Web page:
Chess a Popular Pastime At South Tulsa Coffeehouse

Contributing Writer

Chess players

CONCENTRATION: These teens are among people of all ages that enjoy playing chess at the Java Dave’s at 81st Street and Harvard Avenue in Tulsa.

Courtesy Cathy Tatom

Check out Java Dave’s at 81st Street and Harvard Avenue on any Friday night and you’ll find an eclectic gathering of intense regulars and nervous looking newbies. They’re not here for the coffee, or even the free wi-fi access. They’re here to play a game that has frustrated and fascinated devotees for centuries. That game is chess, but don’t think of these gatherings as some Mensa meeting for the pocket protector set. It is closer to a street corner basketball pick-up game and often played with the same intense ferocity. When a match gets really good, other players will hover over the table as if it were a heavyweight title bout.

Sixteen-year-old John Cope is a regular. He lives in East Tulsa and has made the Friday night trek to Java Dave’s for more than two years to hone his game. On February 12, he brought first timer, Matt Camp, also 16. They were in training for a chess tournament the next day in Claremore. “I suggested he play some of the guys here because the competition will be tougher than anything at the tournament,” said Cope. “If he does well here it will be a confidence builder.” Camp just nervously nodded then went back to studying his current match.

Players including 16-year-old Jason Kalivas of Broken Arrow and Bob Van Sant of Tulsa arrive at about seven o’clock. Van Sant is one of the adult regulars. He’s been playing here since this café became a chess hot spot back in the mid-’90s. He points out that about half the players will come in carrying zippered nylon cases or old grocery sacks stuffed with game pieces and boards that either fold out or roll out. The truly serious also bring special timers with a button on each side to keep track of how long each play takes.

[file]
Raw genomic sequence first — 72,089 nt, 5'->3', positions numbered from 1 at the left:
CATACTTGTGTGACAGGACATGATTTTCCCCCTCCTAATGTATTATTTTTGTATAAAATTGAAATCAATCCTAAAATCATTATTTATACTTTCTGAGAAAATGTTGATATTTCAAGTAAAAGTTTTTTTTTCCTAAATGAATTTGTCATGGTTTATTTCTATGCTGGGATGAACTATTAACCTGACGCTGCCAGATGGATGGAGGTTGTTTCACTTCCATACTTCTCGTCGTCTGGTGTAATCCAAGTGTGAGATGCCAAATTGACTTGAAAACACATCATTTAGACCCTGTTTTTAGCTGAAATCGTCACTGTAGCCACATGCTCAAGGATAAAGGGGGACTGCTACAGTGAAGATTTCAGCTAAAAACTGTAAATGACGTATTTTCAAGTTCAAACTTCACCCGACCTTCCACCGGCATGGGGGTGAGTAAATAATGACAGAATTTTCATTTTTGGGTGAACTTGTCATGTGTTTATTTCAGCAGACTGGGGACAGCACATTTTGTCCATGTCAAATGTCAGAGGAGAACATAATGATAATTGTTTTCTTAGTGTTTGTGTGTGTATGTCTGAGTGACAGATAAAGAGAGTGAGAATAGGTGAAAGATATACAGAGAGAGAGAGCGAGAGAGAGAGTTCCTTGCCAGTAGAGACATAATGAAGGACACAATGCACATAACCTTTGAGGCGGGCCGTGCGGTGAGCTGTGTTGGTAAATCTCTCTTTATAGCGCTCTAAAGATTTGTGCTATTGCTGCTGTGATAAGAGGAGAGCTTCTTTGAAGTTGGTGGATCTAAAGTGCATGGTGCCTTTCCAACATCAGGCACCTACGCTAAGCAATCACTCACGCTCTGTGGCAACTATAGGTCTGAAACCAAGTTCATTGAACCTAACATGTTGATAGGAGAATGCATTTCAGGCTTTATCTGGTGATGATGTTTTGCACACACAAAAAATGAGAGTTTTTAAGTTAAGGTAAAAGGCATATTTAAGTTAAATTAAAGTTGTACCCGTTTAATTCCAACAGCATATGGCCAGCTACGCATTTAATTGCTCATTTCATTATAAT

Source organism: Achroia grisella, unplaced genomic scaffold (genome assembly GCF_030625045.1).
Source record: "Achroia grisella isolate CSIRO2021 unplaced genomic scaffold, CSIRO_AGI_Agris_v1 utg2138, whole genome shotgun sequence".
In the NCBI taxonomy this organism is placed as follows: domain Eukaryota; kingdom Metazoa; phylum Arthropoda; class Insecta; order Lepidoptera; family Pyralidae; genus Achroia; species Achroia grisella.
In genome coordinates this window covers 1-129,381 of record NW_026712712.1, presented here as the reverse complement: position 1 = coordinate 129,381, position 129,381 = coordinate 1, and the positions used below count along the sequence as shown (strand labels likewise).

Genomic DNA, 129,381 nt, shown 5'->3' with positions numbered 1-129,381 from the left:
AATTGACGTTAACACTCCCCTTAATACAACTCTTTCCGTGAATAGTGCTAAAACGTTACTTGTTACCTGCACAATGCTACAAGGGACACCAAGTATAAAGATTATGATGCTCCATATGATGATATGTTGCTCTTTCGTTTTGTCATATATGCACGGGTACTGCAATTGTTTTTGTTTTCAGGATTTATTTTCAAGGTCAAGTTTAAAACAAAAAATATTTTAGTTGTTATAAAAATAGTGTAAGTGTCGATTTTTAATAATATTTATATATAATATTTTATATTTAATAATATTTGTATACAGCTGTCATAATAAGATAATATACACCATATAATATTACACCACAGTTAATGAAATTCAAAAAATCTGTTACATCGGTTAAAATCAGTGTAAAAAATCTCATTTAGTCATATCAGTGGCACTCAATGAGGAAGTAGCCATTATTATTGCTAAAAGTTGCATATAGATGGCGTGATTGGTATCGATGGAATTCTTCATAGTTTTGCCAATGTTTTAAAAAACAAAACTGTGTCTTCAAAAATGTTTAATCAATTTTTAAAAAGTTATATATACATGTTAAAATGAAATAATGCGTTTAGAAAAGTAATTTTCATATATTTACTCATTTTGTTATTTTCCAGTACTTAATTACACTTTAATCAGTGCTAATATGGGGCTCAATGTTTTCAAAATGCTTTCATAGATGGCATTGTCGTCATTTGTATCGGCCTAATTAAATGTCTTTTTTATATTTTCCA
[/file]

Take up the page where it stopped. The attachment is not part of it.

Soon after the players arrive one can hear the slapping of the timers and the click of pieces quickly being eliminated. Van Sant says, “Everyone who comes really loves chess and that’s why it’s so fun and why we do it.” By eight o’clock, nearly every table in the café is filled with players ranging in age from their almost teens to the silver-haired set.

Before the truly intense games begin, many players casually wander from table to table choosing partners for a later match or sizing up future opponents by watching them play. Over the less intense games, players and watchers hold friendly conversations about how to play—or pull out reference manuals to consult the options chess masters have outlined for where various pieces land on the board.

As the night wears on, the noise level drops and the more intense games get underway, which can easily be spotted because its players are hunched over the board. As it progresses and tension mounts, toes begin speed tapping beneath the table and some players nervously scratch or pull at their faces. Others allow frown lines to crease their foreheads above anxious eyes.

But when the night is over, the boards are folded, pieces stuffed in cases and plastic bags, players shake hands and with sincerity say, “See you next week.”

Updated 02-25-2005

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